Being a Perfectionist is NOT a Badge of Honour


I used to think being labelled as a perfectionist meant you were somehow better than the rest, meticulous and extremely detail-oriented,  always striving to produce perfect work and optimal results in all things.  It was like a medal of honour given to those who only handed in assignments, submitted completed projects, went after their goals when everything was ideal, perfect in all aspects, above reproach, or criticism.  Perfectionists were no strangers to massive success, accolades, credentials and positive outcomes.

Today, I know that being a perfectionist is actually holding people back from achieving their goals and feeling a sense of accomplishment because, for them, nothing is ever good enough, nothing is ever worthy enough, nothing is ever deserving of praise.  They are constantly striving for an unrealistic, unattainable standard and therefore, will never be content.

“At its root, perfectionism isn’t really about a deep love of being meticulous.  It’s about fear.  Fear of making a mistake.  Fear of disappointing others.  Fear of failure.  Fear of success.” ~Michael Law

In my preparation of this topic, I came across a definition of perfectionism that I feel is spot on.

Perfectionism is a set of mental and behavioural habits that insist upon unrealistically high standards for personal conduct and achievement.  Should a person not meet these standards, they may harshly self-critique.  This leads to low self-esteem, procrastination, burnout, and emotional disorders.

Perfectionists have an ‘all-or-nothing’ mentality.  For them, something is either perfect or a failure.

Let’s do a little test to see if you have any perfectionistic traits.


Ø  Are never done. Due to the impossibly high standards, a project is never complete because it doesn’t meet the criteria for “perfect”.
Ø  Are stressed and discontent.  They are constantly worrying about having/doing everything to such a level of perfection and this mindset robs perfectionists of feeling satisfied and fulfilled with their work.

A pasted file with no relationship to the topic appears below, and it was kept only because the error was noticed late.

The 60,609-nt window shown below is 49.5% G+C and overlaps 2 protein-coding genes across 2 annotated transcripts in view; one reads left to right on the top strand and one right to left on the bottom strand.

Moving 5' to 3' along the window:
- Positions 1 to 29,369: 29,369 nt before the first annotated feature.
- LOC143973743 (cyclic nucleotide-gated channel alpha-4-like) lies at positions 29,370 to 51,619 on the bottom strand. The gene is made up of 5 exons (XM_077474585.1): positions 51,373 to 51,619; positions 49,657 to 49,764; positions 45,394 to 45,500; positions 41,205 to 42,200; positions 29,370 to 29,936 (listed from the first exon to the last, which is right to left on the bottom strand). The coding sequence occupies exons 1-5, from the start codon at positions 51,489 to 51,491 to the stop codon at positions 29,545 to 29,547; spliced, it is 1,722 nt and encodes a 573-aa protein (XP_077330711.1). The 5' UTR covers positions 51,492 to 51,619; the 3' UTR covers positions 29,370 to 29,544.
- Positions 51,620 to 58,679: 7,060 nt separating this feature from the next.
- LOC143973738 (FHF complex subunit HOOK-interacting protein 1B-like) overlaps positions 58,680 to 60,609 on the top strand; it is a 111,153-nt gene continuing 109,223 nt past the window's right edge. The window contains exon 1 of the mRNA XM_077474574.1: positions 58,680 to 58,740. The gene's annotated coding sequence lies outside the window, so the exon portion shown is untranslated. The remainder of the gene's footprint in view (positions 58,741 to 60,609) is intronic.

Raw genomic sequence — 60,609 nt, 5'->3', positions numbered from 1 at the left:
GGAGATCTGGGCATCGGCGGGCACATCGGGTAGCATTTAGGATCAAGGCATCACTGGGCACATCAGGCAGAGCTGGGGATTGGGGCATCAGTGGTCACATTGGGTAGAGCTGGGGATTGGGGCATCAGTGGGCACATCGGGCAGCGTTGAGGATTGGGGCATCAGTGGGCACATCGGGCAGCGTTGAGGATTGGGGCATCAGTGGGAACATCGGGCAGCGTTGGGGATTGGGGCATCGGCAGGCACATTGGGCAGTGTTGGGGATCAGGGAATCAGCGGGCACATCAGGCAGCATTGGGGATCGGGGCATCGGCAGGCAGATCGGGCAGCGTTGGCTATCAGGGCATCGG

Ø  Have stifled creativity. If you are afraid of failing or being less than perfect, your imagination, creativity as well as innovation necessary for positive change and success are greatly hindered.
Ø  Never take risks. Perfectionists have a deep fear of failure and therefore adopt a mindset of “If I can’t do it perfectly, then I won’t even try.”
Ø  Try to make everybody happy.  Always the people pleaser, always wanting people to think highly of them, the perfectionist views herself as “good” if others like her.
Ø  Are highly critical of others, not just of themselves. 
Ø  Don’t/can’t delegate tasks.  They feel that in order to meet their high expectations, they have to do everything themselves because their way is the only right way of doing a task.
Ø  Personalize everything. They believe in themselves when things are going well and people like them, but any negative feedback is taken personally and is an indication of failure.
Ø  Never take time to rest or play.  They have the attitude, “I will rest or play when the job is done.”  But for perfectionists, the job IS never done, IS never perfect enough, and this often results in burnout.

Perfectionism can be coined: the unproductive mindset.  Why?  Because perfectionists get a job 90% done but due to their obsession with perfection, don’t manage to complete it.  Or, they never begin a task for fear of not being able to meet their high expectations.

Perfectionism is born out of a mindset that requires working hard at all costs.  There is an illusion surrounding perfectionism, “If I don’t work hard enough and demand perfection of myself and my work, then I or my work will be mediocre, at best.”

So, let me refer back to my statement at the very beginning of this episode:  Being a perfectionist is not a badge of honour.

In fact, “Perfectionism is the lowest standard for humans because it doesn’t exist.” ~ Tony Robbins

It is a disguised label for “I am not good enough” and a deep-rooted fear of judgement that is holding us back.

I’d like to challenge you to shift your mindset from perfectionistic behaviour to a ‘go-for-it’ mentality.

For the purpose of this podcast, I would like to touch on 5 ways perfectionism affects our mindset followed by some ways to overcome perfectionism when it’s holding you back with some simple, effective exercises and a bit more awareness.

1.)    Perfectionists set unrealistic expectations.  Harbouring the belief that “you can be perfect at any task” leads to disappointment as well as frustration with the results you get.  Perfectionists believe they can always do better.  This means that the goal or end of the task keeps shifting no matter how they improve.
2.)    Perfectionists have a fear of failure.  Many perfectionists never even start with a new task or hobby for fear of not succeeding at it.  Their anxiety levels are far too high due to not being able to do the task well enough or up to their impossibly high standards.